Radiation-Induced Bystander Effects of Adipose-Derived Mesenchymal Stem Cells (Pages: 612-618)


Shahram Taeb , Mohammad Mosleh-Shirazi , Abbas Ghaderi , Seyed Mohammad Mortazavi , Mahboobeh Razmkhah *,

Objective

The interaction of tumor cells with surrounding stem cells such as adipose-derived mesenchymal stem cells (ASCs) would be a crucial mechanism of tumor progression. It has been shown that irradiation can affect tumor microenvironment through different mechanisms. Given that, we aimed to examine the bystander radiation-induced effects of ASCs on different cancer cell lines.

MaterialsAndMethods

In this experimental study, ASCs were extracted from five healthy donors, cultured and then irradiated with a 5Gy of gamma radiation. Following 72 hours of incubation, irradiated ASCs-conditioned media (IACM) and non-irradiated ASCs-conditioned media (NIACM) were collected. Following incubation of different cell lines, Jurkat, LNCaP, U87-MG, MDA-MB-231 and MCF-7, in different media, DMEM, NIACM, and IACM, ALDEFLUOR assay and wound healing assays, were conducted. Using quantitative real-time polymerase chain reaction (qRT-PCR), the expression of ATP-binding cassette transporter genes, ABCA1 and ABCG2, was measured in these cell lines.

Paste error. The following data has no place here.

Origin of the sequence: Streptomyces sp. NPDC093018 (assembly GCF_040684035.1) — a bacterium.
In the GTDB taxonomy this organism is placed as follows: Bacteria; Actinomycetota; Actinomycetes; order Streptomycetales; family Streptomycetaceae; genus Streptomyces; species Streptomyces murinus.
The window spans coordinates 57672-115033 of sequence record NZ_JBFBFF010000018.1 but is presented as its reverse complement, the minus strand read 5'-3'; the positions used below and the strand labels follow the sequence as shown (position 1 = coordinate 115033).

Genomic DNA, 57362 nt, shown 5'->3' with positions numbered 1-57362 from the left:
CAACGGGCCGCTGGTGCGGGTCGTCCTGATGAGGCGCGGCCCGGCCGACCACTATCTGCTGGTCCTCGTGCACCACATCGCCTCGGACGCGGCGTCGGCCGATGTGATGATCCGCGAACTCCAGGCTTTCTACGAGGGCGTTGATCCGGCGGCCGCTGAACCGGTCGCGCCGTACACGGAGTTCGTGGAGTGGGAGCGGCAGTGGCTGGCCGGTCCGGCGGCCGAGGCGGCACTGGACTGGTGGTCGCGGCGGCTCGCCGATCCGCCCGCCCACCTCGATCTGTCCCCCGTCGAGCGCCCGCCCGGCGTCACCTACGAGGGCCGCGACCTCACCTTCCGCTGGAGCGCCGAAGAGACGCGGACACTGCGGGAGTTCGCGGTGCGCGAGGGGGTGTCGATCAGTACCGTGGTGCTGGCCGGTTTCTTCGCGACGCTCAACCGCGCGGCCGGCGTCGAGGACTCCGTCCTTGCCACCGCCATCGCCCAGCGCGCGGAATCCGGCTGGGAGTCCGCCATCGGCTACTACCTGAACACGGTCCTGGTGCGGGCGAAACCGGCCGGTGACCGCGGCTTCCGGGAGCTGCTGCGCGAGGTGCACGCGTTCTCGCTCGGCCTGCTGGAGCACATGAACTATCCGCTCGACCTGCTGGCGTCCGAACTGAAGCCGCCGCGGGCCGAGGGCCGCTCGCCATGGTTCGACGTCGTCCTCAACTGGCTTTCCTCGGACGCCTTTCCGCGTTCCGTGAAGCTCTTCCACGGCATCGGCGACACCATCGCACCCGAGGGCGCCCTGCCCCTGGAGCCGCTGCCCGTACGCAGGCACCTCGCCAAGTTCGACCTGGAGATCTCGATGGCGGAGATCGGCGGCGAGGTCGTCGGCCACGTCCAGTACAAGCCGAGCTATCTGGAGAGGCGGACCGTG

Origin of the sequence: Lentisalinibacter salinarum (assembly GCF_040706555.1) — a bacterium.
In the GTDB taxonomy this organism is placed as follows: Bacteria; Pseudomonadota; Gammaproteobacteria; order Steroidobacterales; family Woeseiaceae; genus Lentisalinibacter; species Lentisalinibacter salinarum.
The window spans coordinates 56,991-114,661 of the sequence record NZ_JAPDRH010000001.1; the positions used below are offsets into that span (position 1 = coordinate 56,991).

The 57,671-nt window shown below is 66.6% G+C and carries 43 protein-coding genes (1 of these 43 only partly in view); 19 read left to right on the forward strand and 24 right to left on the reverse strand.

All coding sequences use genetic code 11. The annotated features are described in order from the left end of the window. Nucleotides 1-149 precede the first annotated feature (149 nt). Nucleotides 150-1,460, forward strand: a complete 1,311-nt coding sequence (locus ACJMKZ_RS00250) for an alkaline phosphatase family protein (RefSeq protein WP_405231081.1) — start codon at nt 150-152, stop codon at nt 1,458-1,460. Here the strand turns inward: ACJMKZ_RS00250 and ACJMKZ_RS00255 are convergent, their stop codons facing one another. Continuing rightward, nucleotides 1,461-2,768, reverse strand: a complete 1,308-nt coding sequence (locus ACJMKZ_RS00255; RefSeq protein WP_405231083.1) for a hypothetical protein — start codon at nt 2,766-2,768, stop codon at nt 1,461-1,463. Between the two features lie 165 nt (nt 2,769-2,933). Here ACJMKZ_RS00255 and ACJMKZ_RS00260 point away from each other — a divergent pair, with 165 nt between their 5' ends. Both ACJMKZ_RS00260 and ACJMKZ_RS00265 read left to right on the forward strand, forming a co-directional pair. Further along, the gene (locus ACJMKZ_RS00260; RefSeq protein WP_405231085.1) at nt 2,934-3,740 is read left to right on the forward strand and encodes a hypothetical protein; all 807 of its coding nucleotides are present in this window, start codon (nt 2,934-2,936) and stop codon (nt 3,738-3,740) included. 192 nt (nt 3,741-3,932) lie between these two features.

Results

NIACM significantly increased ALDH activity in MDA-MB-231 cell (P=0.02), while IACM was associated with significant decrease in the LNCaP and MCF-7 cell lines, respectively P=0.02, P=0.03, compared to DMEM as the control. The area of the scratch site was significantly reduced in MDA-MB-231 cells cultured with NIACM compared to DMEM (P=0.04). Furthermore, ABCA1 mRNA expression was considerably decreased in IACM- but not in DMEMtreated LNCaP line (P=0.01).

Conclusion

It seems, after exposing to radiation, ASCs modify to prevent tumor development and metastasis through their radiation-induced bystander effects. Therefore, a better understanding of ASCs function in the tumor microenvironment may provide new insights into therapeutic strategies to surmount radio-resistance in cancer treatment.